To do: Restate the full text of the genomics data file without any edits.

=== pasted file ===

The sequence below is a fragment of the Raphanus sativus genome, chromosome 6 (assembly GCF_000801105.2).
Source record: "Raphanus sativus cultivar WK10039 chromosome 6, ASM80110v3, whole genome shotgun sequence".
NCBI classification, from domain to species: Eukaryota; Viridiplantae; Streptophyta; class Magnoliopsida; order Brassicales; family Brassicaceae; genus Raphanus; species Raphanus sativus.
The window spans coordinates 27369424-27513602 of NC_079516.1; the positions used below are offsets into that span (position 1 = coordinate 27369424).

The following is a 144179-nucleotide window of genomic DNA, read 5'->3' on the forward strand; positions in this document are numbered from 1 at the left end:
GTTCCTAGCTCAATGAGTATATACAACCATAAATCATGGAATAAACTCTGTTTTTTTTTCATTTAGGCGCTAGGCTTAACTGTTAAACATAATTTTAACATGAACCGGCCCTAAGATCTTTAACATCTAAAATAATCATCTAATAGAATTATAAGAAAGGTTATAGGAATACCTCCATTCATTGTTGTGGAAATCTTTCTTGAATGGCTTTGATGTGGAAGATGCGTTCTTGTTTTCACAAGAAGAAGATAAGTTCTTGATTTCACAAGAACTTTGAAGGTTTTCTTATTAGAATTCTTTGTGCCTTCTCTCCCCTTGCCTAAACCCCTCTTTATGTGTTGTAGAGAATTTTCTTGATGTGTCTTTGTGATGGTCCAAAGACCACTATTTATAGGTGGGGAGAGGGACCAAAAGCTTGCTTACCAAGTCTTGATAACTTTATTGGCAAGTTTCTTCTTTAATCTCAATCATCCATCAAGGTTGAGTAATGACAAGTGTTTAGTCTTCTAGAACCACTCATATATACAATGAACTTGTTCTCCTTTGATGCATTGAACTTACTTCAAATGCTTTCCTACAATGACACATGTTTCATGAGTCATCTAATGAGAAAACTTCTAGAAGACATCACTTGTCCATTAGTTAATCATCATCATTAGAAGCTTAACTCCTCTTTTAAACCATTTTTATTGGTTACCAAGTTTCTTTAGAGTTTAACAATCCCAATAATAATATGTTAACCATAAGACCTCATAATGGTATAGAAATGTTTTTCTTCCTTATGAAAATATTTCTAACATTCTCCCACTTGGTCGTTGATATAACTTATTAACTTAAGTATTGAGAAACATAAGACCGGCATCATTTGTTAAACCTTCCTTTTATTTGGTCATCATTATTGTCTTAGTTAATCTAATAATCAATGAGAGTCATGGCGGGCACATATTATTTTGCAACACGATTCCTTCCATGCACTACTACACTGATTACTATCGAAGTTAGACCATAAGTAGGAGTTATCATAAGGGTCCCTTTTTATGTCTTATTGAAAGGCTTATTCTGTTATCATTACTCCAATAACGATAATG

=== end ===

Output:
The sequence below is a fragment of the Raphanus sativus genome, chromosome 6 (assembly GCF_000801105.2).
Source record: "Raphanus sativus cultivar WK10039 chromosome 6, ASM80110v3, whole genome shotgun sequence".
NCBI classification, from domain to species: Eukaryota; Viridiplantae; Streptophyta; class Magnoliopsida; order Brassicales; family Brassicaceae; genus Raphanus; species Raphanus sativus.
The window spans coordinates 27369424-27513602 of NC_079516.1; the positions used below are offsets into that span (position 1 = coordinate 27369424).

The following is a 144179-nucleotide window of genomic DNA, read 5'->3' on the forward strand; positions in this document are numbered from 1 at the left end:
GTTCCTAGCTCAATGAGTATATACAACCATAAATCATGGAATAAACTCTGTTTTTTTTTCATTTAGGCGCTAGGCTTAACTGTTAAACATAATTTTAACATGAACCGGCCCTAAGATCTTTAACATCTAAAATAATCATCTAATAGAATTATAAGAAAGGTTATAGGAATACCTCCATTCATTGTTGTGGAAATCTTTCTTGAATGGCTTTGATGTGGAAGATGCGTTCTTGTTTTCACAAGAAGAAGATAAGTTCTTGATTTCACAAGAACTTTGAAGGTTTTCTTATTAGAATTCTTTGTGCCTTCTCTCCCCTTGCCTAAACCCCTCTTTATGTGTTGTAGAGAATTTTCTTGATGTGTCTTTGTGATGGTCCAAAGACCACTATTTATAGGTGGGGAGAGGGACCAAAAGCTTGCTTACCAAGTCTTGATAACTTTATTGGCAAGTTTCTTCTTTAATCTCAATCATCCATCAAGGTTGAGTAATGACAAGTGTTTAGTCTTCTAGAACCACTCATATATACAATGAACTTGTTCTCCTTTGATGCATTGAACTTACTTCAAATGCTTTCCTACAATGACACATGTTTCATGAGTCATCTAATGAGAAAACTTCTAGAAGACATCACTTGTCCATTAGTTAATCATCATCATTAGAAGCTTAACTCCTCTTTTAAACCATTTTTATTGGTTACCAAGTTTCTTTAGAGTTTAACAATCCCAATAATAATATGTTAACCATAAGACCTCATAATGGTATAGAAATGTTTTTCTTCCTTATGAAAATATTTCTAACATTCTCCCACTTGGTCGTTGATATAACTTATTAACTTAAGTATTGAGAAACATAAGACCGGCATCATTTGTTAAACCTTCCTTTTATTTGGTCATCATTATTGTCTTAGTTAATCTAATAATCAATGAGAGTCATGGCGGGCACATATTATTTTGCAACACGATTCCTTCCATGCACTACTACACTGATTACTATCGAAGTTAGACCATAAGTAGGAGTTATCATAAGGGTCCCTTTTTATGTCTTATTGAAAGGCTTATTCTGTTATCATTACTCCAATAACGATAATG